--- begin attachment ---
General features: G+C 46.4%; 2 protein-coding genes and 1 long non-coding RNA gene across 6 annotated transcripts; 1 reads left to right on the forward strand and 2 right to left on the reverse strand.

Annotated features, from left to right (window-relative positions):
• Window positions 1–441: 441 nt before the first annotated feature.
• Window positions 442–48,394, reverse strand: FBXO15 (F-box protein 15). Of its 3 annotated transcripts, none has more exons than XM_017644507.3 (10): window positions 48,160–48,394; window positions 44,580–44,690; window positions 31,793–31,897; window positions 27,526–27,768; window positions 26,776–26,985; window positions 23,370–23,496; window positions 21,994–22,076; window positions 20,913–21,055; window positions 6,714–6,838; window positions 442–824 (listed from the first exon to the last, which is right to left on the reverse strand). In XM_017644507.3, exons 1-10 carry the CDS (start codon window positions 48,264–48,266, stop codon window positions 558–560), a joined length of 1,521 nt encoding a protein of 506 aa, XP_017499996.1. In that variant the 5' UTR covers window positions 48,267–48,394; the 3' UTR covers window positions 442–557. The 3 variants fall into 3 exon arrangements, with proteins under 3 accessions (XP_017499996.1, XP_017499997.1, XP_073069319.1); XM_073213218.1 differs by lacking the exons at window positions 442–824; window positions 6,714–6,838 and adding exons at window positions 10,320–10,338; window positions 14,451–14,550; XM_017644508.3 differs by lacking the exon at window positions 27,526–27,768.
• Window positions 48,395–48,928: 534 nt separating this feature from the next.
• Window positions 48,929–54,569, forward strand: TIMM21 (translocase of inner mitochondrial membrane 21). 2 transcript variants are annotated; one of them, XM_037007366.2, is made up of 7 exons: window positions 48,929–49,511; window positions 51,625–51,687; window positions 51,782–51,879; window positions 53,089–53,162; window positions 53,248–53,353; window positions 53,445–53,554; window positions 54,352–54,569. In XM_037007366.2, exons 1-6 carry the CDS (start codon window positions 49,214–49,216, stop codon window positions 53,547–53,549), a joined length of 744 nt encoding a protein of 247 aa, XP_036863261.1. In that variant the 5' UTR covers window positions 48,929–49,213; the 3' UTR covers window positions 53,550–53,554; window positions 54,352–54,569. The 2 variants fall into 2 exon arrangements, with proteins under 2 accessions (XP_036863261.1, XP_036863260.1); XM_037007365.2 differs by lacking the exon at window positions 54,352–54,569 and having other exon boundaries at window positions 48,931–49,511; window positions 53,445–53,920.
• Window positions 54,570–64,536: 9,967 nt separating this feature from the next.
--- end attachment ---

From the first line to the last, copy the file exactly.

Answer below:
General features: G+C 46.4%; 2 protein-coding genes and 1 long non-coding RNA gene across 6 annotated transcripts; 1 reads left to right on the forward strand and 2 right to left on the reverse strand.

Annotated features, from left to right (window-relative positions):
• Window positions 1–441: 441 nt before the first annotated feature.
• Window positions 442–48,394, reverse strand: FBXO15 (F-box protein 15). Of its 3 annotated transcripts, none has more exons than XM_017644507.3 (10): window positions 48,160–48,394; window positions 44,580–44,690; window positions 31,793–31,897; window positions 27,526–27,768; window positions 26,776–26,985; window positions 23,370–23,496; window positions 21,994–22,076; window positions 20,913–21,055; window positions 6,714–6,838; window positions 442–824 (listed from the first exon to the last, which is right to left on the reverse strand). In XM_017644507.3, exons 1-10 carry the CDS (start codon window positions 48,264–48,266, stop codon window positions 558–560), a joined length of 1,521 nt encoding a protein of 506 aa, XP_017499996.1. In that variant the 5' UTR covers window positions 48,267–48,394; the 3' UTR covers window positions 442–557. The 3 variants fall into 3 exon arrangements, with proteins under 3 accessions (XP_017499996.1, XP_017499997.1, XP_073069319.1); XM_073213218.1 differs by lacking the exons at window positions 442–824; window positions 6,714–6,838 and adding exons at window positions 10,320–10,338; window positions 14,451–14,550; XM_017644508.3 differs by lacking the exon at window positions 27,526–27,768.
• Window positions 48,395–48,928: 534 nt separating this feature from the next.
• Window positions 48,929–54,569, forward strand: TIMM21 (translocase of inner mitochondrial membrane 21). 2 transcript variants are annotated; one of them, XM_037007366.2, is made up of 7 exons: window positions 48,929–49,511; window positions 51,625–51,687; window positions 51,782–51,879; window positions 53,089–53,162; window positions 53,248–53,353; window positions 53,445–53,554; window positions 54,352–54,569. In XM_037007366.2, exons 1-6 carry the CDS (start codon window positions 49,214–49,216, stop codon window positions 53,547–53,549), a joined length of 744 nt encoding a protein of 247 aa, XP_036863261.1. In that variant the 5' UTR covers window positions 48,929–49,213; the 3' UTR covers window positions 53,550–53,554; window positions 54,352–54,569. The 2 variants fall into 2 exon arrangements, with proteins under 2 accessions (XP_036863261.1, XP_036863260.1); XM_037007365.2 differs by lacking the exon at window positions 54,352–54,569 and having other exon boundaries at window positions 48,931–49,511; window positions 53,445–53,920.
• Window positions 54,570–64,536: 9,967 nt separating this feature from the next.